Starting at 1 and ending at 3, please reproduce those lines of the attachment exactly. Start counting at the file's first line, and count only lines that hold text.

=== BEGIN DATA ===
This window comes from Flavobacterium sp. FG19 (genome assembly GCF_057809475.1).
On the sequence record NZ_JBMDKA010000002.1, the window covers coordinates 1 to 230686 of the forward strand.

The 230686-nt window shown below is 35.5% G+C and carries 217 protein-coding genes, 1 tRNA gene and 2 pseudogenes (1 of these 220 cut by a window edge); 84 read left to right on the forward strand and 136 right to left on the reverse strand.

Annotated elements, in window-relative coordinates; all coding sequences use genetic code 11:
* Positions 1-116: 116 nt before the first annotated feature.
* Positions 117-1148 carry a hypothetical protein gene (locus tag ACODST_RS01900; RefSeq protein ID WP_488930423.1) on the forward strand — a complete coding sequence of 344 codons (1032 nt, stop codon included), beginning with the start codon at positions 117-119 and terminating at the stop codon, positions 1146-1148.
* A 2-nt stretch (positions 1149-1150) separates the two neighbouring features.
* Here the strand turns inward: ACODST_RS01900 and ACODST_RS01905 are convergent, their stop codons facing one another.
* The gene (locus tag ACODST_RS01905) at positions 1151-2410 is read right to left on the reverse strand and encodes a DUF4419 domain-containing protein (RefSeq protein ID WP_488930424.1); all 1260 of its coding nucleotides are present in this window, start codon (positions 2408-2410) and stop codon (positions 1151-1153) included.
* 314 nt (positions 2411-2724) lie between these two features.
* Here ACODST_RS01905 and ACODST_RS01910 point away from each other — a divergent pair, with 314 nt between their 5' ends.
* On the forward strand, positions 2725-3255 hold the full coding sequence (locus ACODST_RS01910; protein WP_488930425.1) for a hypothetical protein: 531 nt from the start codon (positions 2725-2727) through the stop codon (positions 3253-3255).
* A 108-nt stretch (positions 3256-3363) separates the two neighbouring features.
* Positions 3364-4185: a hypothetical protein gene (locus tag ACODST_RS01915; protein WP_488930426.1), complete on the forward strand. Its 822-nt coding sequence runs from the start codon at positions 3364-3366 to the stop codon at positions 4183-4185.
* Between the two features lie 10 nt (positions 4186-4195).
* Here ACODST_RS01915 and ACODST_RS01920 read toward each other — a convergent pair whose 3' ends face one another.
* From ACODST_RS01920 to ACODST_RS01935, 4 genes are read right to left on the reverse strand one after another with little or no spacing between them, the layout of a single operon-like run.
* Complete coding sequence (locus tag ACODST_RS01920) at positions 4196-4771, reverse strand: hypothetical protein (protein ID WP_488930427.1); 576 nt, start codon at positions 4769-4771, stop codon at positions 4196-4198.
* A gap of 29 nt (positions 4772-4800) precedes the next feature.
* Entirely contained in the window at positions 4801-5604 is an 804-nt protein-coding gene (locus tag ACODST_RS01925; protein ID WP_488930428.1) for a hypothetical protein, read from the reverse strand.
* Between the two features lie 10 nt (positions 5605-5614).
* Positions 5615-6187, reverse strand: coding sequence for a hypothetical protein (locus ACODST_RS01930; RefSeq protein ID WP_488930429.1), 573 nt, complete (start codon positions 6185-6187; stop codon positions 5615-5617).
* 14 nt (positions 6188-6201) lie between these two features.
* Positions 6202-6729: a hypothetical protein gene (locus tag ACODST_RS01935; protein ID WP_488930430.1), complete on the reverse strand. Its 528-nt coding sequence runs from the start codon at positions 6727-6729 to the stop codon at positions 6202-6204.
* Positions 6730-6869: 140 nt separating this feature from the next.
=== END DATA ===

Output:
This window comes from Flavobacterium sp. FG19 (genome assembly GCF_057809475.1).
On the sequence record NZ_JBMDKA010000002.1, the window covers coordinates 1 to 230686 of the forward strand.

The 230686-nt window shown below is 35.5% G+C and carries 217 protein-coding genes, 1 tRNA gene and 2 pseudogenes (1 of these 220 cut by a window edge); 84 read left to right on the forward strand and 136 right to left on the reverse strand.